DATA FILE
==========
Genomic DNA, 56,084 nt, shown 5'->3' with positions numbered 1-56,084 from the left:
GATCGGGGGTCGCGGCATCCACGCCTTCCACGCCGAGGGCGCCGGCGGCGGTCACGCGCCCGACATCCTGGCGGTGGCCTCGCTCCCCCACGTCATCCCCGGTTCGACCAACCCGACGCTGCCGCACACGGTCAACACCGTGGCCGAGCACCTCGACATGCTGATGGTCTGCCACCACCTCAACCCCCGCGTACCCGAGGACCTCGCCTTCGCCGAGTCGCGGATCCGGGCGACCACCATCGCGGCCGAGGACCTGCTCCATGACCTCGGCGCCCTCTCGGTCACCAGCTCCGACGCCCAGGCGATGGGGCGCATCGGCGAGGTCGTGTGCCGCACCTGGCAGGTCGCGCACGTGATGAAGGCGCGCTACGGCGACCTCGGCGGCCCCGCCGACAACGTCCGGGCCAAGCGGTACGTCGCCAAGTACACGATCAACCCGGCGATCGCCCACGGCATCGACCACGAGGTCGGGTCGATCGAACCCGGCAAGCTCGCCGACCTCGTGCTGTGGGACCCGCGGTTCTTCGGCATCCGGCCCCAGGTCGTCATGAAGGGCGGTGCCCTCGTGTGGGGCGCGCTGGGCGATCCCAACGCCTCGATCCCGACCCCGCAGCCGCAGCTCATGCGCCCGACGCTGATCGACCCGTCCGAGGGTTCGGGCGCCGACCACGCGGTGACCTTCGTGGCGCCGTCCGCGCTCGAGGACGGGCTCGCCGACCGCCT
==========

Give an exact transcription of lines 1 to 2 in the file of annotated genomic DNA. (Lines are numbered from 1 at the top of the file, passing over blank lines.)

Genomic DNA, 56,084 nt, shown 5'->3' with positions numbered 1-56,084 from the left:
GATCGGGGGTCGCGGCATCCACGCCTTCCACGCCGAGGGCGCCGGCGGCGGTCACGCGCCCGACATCCTGGCGGTGGCCTCGCTCCCCCACGTCATCCCCGGTTCGACCAACCCGACGCTGCCGCACACGGTCAACACCGTGGCCGAGCACCTCGACATGCTGATGGTCTGCCACCACCTCAACCCCCGCGTACCCGAGGACCTCGCCTTCGCCGAGTCGCGGATCCGGGCGACCACCATCGCGGCCGAGGACCTGCTCCATGACCTCGGCGCCCTCTCGGTCACCAGCTCCGACGCCCAGGCGATGGGGCGCATCGGCGAGGTCGTGTGCCGCACCTGGCAGGTCGCGCACGTGATGAAGGCGCGCTACGGCGACCTCGGCGGCCCCGCCGACAACGTCCGGGCCAAGCGGTACGTCGCCAAGTACACGATCAACCCGGCGATCGCCCACGGCATCGACCACGAGGTCGGGTCGATCGAACCCGGCAAGCTCGCCGACCTCGTGCTGTGGGACCCGCGGTTCTTCGGCATCCGGCCCCAGGTCGTCATGAAGGGCGGTGCCCTCGTGTGGGGCGCGCTGGGCGATCCCAACGCCTCGATCCCGACCCCGCAGCCGCAGCTCATGCGCCCGACGCTGATCGACCCGTCCGAGGGTTCGGGCGCCGACCACGCGGTGACCTTCGTGGCGCCGTCCGCGCTCGAGGACGGGCTCGCCGACCGCCT